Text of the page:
content provided by pleora

Artificial intelligence (AI) is one of the most hyped technologies of recent years, and while it promises new cost and process benefits for inspection applications deployment remains a challenge. 

Part of the technology trepidation stems from uncertainty around the terms and definitions of ‘AI’ and ‘machine learning’. Organizations are also unsure how to deploy new AI capabilities alongside existing infrastructure and processes. This is especially true in inspection systems, where there are significant investments in cameras, specialized sensors, and analysis software with well-established processes for end-users. The cost and complexity of algorithm training is also a concern for businesses evaluating AI. 

At its most basic, AI is the ability for a machine to perform cognitive functions that we associate with our human mind, such as recognizing and learning. Machine learning, a subset of AI, involves coding a computer to process structured data and make decisions without constant human supervision. Once programmed with machine learning capabilities, a system can choose between types of answers and predict continuous values. Machine learning programs become progressively better as they access more data, but still require human oversight to correct their mistakes.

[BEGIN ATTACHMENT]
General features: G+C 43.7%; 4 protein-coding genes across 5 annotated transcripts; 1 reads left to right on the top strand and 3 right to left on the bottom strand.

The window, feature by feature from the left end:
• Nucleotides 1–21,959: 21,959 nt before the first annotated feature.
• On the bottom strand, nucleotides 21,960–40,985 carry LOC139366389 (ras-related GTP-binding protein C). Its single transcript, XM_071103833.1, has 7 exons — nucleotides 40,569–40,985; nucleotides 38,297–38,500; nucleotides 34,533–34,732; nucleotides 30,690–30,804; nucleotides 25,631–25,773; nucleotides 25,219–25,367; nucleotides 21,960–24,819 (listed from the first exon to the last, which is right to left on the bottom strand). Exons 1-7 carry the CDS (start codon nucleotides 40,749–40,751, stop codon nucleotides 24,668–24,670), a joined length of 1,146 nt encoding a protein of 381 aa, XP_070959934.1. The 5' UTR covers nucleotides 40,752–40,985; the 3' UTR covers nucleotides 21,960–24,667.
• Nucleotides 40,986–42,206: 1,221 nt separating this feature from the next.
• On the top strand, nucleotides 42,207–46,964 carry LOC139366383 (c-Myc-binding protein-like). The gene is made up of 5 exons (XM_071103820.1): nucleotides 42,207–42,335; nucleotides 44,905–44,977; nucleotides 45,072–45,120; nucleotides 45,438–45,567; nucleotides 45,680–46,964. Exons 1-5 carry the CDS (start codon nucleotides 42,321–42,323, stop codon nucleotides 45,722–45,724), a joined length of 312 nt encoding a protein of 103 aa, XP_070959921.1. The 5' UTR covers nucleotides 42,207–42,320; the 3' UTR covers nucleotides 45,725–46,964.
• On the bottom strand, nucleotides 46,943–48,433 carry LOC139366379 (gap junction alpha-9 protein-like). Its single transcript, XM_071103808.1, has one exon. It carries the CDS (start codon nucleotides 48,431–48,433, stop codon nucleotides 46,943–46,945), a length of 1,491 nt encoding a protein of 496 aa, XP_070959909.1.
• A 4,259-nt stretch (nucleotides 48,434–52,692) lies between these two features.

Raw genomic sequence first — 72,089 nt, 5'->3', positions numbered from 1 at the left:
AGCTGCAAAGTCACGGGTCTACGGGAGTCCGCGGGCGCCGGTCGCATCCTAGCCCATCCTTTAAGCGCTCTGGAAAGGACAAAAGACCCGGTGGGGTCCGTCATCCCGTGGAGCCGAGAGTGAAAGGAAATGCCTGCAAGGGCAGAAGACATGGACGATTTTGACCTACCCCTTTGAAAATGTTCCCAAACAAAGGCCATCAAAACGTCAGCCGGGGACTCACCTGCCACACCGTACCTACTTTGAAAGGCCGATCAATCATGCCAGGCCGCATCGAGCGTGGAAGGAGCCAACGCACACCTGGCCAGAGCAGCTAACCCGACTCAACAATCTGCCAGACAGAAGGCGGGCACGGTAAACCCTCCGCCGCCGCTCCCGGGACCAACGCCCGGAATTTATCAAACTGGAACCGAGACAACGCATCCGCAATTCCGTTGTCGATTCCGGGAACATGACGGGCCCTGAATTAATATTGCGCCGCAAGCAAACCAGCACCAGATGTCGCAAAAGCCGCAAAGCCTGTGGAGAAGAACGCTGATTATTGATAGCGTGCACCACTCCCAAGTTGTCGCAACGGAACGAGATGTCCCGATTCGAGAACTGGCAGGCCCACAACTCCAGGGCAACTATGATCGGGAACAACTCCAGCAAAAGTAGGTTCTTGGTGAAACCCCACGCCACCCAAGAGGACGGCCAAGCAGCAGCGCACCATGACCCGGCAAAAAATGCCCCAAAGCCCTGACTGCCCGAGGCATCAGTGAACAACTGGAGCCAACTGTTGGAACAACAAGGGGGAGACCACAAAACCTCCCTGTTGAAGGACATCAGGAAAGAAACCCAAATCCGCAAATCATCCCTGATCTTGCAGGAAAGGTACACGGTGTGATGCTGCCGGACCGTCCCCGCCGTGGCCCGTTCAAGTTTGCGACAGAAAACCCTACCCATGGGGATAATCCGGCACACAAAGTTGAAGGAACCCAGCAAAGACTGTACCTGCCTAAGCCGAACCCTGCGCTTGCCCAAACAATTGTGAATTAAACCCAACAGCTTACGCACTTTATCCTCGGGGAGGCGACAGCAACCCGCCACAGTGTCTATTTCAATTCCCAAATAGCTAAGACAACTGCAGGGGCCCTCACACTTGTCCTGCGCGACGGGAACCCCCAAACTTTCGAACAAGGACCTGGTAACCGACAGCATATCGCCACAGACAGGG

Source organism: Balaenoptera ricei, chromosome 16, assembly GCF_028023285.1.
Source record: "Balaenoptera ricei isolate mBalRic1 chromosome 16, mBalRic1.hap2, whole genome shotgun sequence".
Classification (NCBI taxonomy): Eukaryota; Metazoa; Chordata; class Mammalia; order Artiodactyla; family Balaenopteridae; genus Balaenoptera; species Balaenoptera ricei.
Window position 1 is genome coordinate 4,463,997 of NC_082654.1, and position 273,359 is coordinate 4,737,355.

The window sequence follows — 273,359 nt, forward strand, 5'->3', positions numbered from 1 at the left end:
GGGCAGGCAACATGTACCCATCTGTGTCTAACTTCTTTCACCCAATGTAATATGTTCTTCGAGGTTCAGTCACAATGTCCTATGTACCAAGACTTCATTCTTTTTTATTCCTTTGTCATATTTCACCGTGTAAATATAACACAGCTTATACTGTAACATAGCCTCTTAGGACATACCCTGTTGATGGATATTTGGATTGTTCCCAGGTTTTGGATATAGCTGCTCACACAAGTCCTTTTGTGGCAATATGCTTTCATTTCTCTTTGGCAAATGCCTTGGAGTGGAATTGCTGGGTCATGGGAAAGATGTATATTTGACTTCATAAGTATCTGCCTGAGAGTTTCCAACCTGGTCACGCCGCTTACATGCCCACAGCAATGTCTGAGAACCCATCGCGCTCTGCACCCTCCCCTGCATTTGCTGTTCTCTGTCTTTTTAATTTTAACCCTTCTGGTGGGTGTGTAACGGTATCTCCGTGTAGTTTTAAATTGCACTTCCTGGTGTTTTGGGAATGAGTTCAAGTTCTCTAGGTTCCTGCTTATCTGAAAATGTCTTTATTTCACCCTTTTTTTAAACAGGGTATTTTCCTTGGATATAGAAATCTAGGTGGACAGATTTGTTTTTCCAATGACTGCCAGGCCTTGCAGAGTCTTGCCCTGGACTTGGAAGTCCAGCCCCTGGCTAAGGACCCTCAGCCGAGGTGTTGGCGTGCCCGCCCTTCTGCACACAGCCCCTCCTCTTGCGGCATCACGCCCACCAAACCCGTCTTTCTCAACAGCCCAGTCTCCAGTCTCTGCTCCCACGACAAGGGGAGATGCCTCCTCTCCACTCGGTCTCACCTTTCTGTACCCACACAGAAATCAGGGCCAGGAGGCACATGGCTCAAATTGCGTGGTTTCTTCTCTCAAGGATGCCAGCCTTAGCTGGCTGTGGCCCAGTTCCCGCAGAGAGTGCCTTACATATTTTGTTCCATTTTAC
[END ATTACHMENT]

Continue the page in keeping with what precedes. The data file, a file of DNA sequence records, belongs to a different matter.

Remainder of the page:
While AI is often seen as an emerging technology it already surrounds us in our consumer lives, particularly home sensor network systems. A “smart” thermostat, for example, uses a combination of user-inputted data and monitored human activity to determine when we’re home, away, or inactive to set its estimated ideal temperature. Occasionally, the homeowner still needs to manually correct thermostat settings.

Machine learning still requires human input to make informed decisions and needs further programming to fix mistakes. Deep learning goes one step further, with algorithms that use a wider range of structured and unstructured data to make independent decisions and can learn from mistakes and adapt without requiring human programming. Autonomous applications, including emerging passenger vehicles to factory robotics, use deep learning to navigate consistently changing situations.